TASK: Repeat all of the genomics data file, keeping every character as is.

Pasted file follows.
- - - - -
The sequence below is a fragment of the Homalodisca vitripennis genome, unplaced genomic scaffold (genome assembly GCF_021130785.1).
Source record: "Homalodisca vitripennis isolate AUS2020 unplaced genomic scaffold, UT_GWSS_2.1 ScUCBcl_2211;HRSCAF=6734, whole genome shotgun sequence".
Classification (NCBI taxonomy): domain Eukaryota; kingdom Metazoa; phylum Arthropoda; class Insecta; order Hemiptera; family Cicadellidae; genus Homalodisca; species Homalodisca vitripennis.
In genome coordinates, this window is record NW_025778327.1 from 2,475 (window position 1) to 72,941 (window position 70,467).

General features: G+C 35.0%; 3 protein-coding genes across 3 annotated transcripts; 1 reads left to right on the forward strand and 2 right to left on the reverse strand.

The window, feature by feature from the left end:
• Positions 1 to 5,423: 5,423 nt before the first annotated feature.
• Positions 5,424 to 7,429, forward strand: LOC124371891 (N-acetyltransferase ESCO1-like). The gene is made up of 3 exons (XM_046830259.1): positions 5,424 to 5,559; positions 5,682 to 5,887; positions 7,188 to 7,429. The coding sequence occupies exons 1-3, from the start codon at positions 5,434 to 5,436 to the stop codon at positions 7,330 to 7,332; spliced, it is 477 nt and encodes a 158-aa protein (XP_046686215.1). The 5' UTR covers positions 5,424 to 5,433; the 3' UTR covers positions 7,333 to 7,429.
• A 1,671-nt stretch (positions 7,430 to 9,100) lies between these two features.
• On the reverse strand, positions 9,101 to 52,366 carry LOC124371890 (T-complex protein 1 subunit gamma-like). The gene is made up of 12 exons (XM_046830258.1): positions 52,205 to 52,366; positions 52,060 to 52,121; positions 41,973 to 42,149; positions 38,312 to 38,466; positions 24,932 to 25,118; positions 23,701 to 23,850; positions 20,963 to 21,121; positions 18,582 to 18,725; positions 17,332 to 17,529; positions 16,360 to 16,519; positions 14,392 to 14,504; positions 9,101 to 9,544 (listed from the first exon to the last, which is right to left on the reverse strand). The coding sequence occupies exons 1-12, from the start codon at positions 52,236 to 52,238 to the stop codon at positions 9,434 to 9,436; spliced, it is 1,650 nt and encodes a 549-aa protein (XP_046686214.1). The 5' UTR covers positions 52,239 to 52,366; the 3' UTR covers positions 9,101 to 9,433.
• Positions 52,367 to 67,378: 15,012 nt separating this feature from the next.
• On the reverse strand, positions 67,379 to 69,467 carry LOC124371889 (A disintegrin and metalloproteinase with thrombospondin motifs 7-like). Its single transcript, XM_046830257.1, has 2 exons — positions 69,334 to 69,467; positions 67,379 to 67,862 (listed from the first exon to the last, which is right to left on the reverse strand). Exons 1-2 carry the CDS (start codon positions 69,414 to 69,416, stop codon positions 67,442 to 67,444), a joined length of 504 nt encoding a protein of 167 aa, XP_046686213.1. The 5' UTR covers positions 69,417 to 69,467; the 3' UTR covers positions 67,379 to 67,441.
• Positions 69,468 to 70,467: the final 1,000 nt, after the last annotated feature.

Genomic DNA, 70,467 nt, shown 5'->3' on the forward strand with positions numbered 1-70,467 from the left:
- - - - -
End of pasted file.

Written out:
The sequence below is a fragment of the Homalodisca vitripennis genome, unplaced genomic scaffold (genome assembly GCF_021130785.1).
Source record: "Homalodisca vitripennis isolate AUS2020 unplaced genomic scaffold, UT_GWSS_2.1 ScUCBcl_2211;HRSCAF=6734, whole genome shotgun sequence".
Classification (NCBI taxonomy): domain Eukaryota; kingdom Metazoa; phylum Arthropoda; class Insecta; order Hemiptera; family Cicadellidae; genus Homalodisca; species Homalodisca vitripennis.
In genome coordinates, this window is record NW_025778327.1 from 2,475 (window position 1) to 72,941 (window position 70,467).

General features: G+C 35.0%; 3 protein-coding genes across 3 annotated transcripts; 1 reads left to right on the forward strand and 2 right to left on the reverse strand.

The window, feature by feature from the left end:
• Positions 1 to 5,423: 5,423 nt before the first annotated feature.
• Positions 5,424 to 7,429, forward strand: LOC124371891 (N-acetyltransferase ESCO1-like). The gene is made up of 3 exons (XM_046830259.1): positions 5,424 to 5,559; positions 5,682 to 5,887; positions 7,188 to 7,429. The coding sequence occupies exons 1-3, from the start codon at positions 5,434 to 5,436 to the stop codon at positions 7,330 to 7,332; spliced, it is 477 nt and encodes a 158-aa protein (XP_046686215.1). The 5' UTR covers positions 5,424 to 5,433; the 3' UTR covers positions 7,333 to 7,429.
• A 1,671-nt stretch (positions 7,430 to 9,100) lies between these two features.
• On the reverse strand, positions 9,101 to 52,366 carry LOC124371890 (T-complex protein 1 subunit gamma-like). The gene is made up of 12 exons (XM_046830258.1): positions 52,205 to 52,366; positions 52,060 to 52,121; positions 41,973 to 42,149; positions 38,312 to 38,466; positions 24,932 to 25,118; positions 23,701 to 23,850; positions 20,963 to 21,121; positions 18,582 to 18,725; positions 17,332 to 17,529; positions 16,360 to 16,519; positions 14,392 to 14,504; positions 9,101 to 9,544 (listed from the first exon to the last, which is right to left on the reverse strand). The coding sequence occupies exons 1-12, from the start codon at positions 52,236 to 52,238 to the stop codon at positions 9,434 to 9,436; spliced, it is 1,650 nt and encodes a 549-aa protein (XP_046686214.1). The 5' UTR covers positions 52,239 to 52,366; the 3' UTR covers positions 9,101 to 9,433.
• Positions 52,367 to 67,378: 15,012 nt separating this feature from the next.
• On the reverse strand, positions 67,379 to 69,467 carry LOC124371889 (A disintegrin and metalloproteinase with thrombospondin motifs 7-like). Its single transcript, XM_046830257.1, has 2 exons — positions 69,334 to 69,467; positions 67,379 to 67,862 (listed from the first exon to the last, which is right to left on the reverse strand). Exons 1-2 carry the CDS (start codon positions 69,414 to 69,416, stop codon positions 67,442 to 67,444), a joined length of 504 nt encoding a protein of 167 aa, XP_046686213.1. The 5' UTR covers positions 69,417 to 69,467; the 3' UTR covers positions 67,379 to 67,441.
• Positions 69,468 to 70,467: the final 1,000 nt, after the last annotated feature.

Genomic DNA, 70,467 nt, shown 5'->3' on the forward strand with positions numbered 1-70,467 from the left: